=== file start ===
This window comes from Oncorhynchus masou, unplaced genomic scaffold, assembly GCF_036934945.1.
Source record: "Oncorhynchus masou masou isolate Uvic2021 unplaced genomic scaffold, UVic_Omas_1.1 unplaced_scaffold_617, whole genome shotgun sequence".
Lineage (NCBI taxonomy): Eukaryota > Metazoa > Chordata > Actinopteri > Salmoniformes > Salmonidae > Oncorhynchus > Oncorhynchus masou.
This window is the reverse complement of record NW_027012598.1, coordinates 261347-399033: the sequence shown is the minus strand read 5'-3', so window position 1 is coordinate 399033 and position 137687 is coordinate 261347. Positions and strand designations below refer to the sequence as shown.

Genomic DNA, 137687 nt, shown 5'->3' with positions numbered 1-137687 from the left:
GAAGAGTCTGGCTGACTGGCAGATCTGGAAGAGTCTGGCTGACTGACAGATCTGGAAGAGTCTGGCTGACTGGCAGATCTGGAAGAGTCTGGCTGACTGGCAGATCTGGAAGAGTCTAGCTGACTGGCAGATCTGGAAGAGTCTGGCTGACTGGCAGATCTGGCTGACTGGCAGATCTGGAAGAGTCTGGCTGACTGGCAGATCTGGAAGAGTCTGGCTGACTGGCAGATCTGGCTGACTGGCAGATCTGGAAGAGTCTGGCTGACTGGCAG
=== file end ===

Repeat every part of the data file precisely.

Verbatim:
This window comes from Oncorhynchus masou, unplaced genomic scaffold, assembly GCF_036934945.1.
Source record: "Oncorhynchus masou masou isolate Uvic2021 unplaced genomic scaffold, UVic_Omas_1.1 unplaced_scaffold_617, whole genome shotgun sequence".
Lineage (NCBI taxonomy): Eukaryota > Metazoa > Chordata > Actinopteri > Salmoniformes > Salmonidae > Oncorhynchus > Oncorhynchus masou.
This window is the reverse complement of record NW_027012598.1, coordinates 261347-399033: the sequence shown is the minus strand read 5'-3', so window position 1 is coordinate 399033 and position 137687 is coordinate 261347. Positions and strand designations below refer to the sequence as shown.

Genomic DNA, 137687 nt, shown 5'->3' with positions numbered 1-137687 from the left:
GAAGAGTCTGGCTGACTGGCAGATCTGGAAGAGTCTGGCTGACTGACAGATCTGGAAGAGTCTGGCTGACTGGCAGATCTGGAAGAGTCTGGCTGACTGGCAGATCTGGAAGAGTCTAGCTGACTGGCAGATCTGGAAGAGTCTGGCTGACTGGCAGATCTGGCTGACTGGCAGATCTGGAAGAGTCTGGCTGACTGGCAGATCTGGAAGAGTCTGGCTGACTGGCAGATCTGGCTGACTGGCAGATCTGGAAGAGTCTGGCTGACTGGCAG